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Christian Wolff on Berlin Exercises: "'Exercise' indicates relatively shorter pieces in which the process of work, of practicing and of trying things out within specified limits, in short a kind of discipline in process, are being attempted. I regard them as both exercises in composing and for performers, especially as the performers function as members of an ensemble."
Your first encounter with the music of Christian Wolff leaves you with the impression you’ve just heard (or played, or read) something totally strange, unlike anything else you know. And yet, upon reflection, you realize it is at the same time something completely ordinary and normal, as familiar in its way as any number of repetitive actions characteristic of everyday life—getting up in the morning, going to school, work, church, washing the dishes, performing the daily tasks of home and family.
Weird little tunes, sounding as if they had been beamed at some remote point in the universe and then bounced back again as a kind of intergalactic mutant music; recognizable melodic and rhythmic patterns, somehow sewn together in monstrous pairings, sometimes reminiscent of the demons of Hieronymous Bosch, composites of animals, fish, flowers, and common household objects: There is order, but also constant interruption, intrusions of disorderly reality upon regularity and lawfulness, combining to create an effect of both familiarity and strangeness: Shklovsky’s ostranenie.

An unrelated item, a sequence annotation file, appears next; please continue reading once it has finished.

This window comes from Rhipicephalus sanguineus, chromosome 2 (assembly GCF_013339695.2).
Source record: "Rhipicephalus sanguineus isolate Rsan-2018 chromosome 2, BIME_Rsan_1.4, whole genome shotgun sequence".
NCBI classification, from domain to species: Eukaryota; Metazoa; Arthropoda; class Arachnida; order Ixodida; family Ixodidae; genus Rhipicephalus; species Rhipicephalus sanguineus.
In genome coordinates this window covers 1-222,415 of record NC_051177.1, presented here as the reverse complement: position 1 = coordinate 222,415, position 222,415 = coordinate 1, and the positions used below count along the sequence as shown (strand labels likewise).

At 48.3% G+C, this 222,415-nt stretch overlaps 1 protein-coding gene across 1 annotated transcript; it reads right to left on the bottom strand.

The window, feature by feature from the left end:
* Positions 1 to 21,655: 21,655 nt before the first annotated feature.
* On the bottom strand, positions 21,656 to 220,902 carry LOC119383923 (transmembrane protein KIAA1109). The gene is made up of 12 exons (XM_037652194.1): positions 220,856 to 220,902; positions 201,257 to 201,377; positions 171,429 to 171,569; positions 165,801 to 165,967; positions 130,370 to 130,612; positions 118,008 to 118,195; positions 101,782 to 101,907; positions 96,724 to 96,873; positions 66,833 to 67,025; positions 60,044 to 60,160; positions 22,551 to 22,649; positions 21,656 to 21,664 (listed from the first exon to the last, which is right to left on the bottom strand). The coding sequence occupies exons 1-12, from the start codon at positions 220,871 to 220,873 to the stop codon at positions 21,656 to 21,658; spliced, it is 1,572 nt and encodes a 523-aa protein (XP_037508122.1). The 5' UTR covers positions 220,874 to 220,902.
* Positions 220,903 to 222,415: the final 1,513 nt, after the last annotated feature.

You could say this music is surrealist—not reproducing familiar forms, but revealing, behind these, life’s unpredictability. You could say it is political; improvisatory; concerned with collaborative, non-hierarchical forms of social organization; but you can’t really say what it is like (although John Cage came close when he said, after a performance of the Exercises in New York, that it was like the classical music of an unknown civilization).
It does not fit neatly into any categories; it does not belong to any school, neither of New York nor of Kabul. It preaches no doctrine and occupies no territory, although it does continue in some way the European written tradition. While the composer has spent most of his life in school, and is unquestionably a member of the American academic elite, his work can hardly be called academic. (Curiously, this elite has paid almost no attention to his work as a composer.) It is hookey-playing music, between schools. It even refuses to sit on the maverick’s stool in the corner, as a warning to others.
Christian Wolff (born 1934, Nice, France) is a composer, teacher, and sometime performer. Since 1941 he has lived in the United States. He studied piano with Grete Sultan and composition briefly with John Cage, in whose company, along with Morton Feldman, then David Tudor and Earle Brown, his work found inspiration and encouragement, as it did subsequently from association with Frederic Rzewski and Cornelius Cardew. He has also had a long association with Merce Cunningham and his dance company. As an improviser he has played with the English group AMM, Christian Marclay, Takehisa Kosugi, Keith Rowe, Steve Lacy, Larry Polansky, and Kui Dong. Academically trained as a classicist, he has taught at Harvard, then, from 1971 to 1999, in music, comparative literature, and classics, at Dartmouth College.